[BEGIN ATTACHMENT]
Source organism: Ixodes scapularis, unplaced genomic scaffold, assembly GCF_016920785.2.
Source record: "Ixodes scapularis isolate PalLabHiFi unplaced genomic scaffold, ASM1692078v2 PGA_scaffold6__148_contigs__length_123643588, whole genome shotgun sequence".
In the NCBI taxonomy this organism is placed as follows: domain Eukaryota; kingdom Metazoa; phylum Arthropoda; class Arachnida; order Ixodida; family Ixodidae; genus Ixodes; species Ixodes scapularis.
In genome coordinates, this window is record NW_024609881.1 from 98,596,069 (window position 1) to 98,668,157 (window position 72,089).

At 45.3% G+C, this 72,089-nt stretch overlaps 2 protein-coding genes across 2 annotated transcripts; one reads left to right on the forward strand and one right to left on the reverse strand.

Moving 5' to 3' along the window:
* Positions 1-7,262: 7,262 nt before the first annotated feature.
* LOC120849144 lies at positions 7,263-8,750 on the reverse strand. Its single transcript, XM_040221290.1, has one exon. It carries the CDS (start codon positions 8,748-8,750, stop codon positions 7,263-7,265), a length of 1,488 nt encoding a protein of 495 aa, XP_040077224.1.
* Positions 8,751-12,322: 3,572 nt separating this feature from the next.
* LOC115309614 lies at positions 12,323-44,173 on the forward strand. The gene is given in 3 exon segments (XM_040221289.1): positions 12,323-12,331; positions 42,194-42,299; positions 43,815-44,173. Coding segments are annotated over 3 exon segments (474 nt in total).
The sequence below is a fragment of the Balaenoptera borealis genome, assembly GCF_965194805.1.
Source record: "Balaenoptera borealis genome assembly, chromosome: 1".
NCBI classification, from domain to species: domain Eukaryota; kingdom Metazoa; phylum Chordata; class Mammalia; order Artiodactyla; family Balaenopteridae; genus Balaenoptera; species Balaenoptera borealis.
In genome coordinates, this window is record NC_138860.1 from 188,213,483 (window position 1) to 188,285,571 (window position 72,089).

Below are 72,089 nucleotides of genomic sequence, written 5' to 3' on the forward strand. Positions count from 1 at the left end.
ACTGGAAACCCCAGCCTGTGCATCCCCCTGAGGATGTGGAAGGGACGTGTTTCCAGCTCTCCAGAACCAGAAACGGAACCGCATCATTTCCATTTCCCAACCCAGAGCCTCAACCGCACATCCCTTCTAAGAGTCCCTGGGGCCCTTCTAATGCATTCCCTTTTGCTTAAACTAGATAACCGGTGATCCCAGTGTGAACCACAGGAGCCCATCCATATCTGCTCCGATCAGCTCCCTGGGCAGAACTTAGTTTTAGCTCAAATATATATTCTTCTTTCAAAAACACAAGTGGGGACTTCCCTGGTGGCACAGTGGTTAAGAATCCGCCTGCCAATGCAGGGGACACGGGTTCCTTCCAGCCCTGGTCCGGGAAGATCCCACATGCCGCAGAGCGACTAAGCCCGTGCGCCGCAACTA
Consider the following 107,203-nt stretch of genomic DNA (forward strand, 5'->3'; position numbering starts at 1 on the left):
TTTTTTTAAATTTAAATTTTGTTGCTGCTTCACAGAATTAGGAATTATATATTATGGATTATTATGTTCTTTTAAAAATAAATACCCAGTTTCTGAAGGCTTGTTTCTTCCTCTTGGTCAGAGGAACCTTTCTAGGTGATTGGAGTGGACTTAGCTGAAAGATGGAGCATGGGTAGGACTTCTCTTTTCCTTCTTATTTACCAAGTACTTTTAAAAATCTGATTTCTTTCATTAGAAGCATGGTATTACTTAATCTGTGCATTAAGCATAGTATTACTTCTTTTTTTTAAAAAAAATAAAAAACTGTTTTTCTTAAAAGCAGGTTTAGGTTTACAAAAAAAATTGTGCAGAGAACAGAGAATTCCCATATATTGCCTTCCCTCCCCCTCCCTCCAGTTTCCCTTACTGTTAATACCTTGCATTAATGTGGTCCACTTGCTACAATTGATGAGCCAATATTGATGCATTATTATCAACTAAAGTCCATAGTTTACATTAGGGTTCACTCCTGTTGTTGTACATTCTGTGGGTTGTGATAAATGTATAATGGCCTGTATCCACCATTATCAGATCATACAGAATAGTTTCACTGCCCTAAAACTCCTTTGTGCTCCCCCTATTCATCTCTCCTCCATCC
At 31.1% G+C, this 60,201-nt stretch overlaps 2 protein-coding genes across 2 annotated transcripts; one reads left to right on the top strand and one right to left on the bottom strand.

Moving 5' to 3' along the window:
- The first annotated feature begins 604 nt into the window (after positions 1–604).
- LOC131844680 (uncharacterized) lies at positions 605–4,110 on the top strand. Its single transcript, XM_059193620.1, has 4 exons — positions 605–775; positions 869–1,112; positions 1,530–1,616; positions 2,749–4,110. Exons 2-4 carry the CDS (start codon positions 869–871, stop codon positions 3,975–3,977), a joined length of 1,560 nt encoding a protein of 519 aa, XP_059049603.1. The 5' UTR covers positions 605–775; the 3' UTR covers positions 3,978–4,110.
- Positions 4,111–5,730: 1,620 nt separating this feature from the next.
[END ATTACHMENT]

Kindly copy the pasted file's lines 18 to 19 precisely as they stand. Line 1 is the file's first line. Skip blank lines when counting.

TTTTTTTAAATTTAAATTTTGTTGCTGCTTCACAGAATTAGGAATTATATATTATGGATTATTATGTTCTTTTAAAAATAAATACCCAGTTTCTGAAGGCTTGTTTCTTCCTCTTGGTCAGAGGAACCTTTCTAGGTGATTGGAGTGGACTTAGCTGAAAGATGGAGCATGGGTAGGACTTCTCTTTTCCTTCTTATTTACCAAGTACTTTTAAAAATCTGATTTCTTTCATTAGAAGCATGGTATTACTTAATCTGTGCATTAAGCATAGTATTACTTCTTTTTTTTAAAAAAAATAAAAAACTGTTTTTCTTAAAAGCAGGTTTAGGTTTACAAAAAAAATTGTGCAGAGAACAGAGAATTCCCATATATTGCCTTCCCTCCCCCTCCCTCCAGTTTCCCTTACTGTTAATACCTTGCATTAATGTGGTCCACTTGCTACAATTGATGAGCCAATATTGATGCATTATTATCAACTAAAGTCCATAGTTTACATTAGGGTTCACTCCTGTTGTTGTACATTCTGTGGGTTGTGATAAATGTATAATGGCCTGTATCCACCATTATCAGATCATACAGAATAGTTTCACTGCCCTAAAACTCCTTTGTGCTCCCCCTATTCATCTCTCCTCCATCC
At 31.1% G+C, this 60,201-nt stretch overlaps 2 protein-coding genes across 2 annotated transcripts; one reads left to right on the top strand and one right to left on the bottom strand.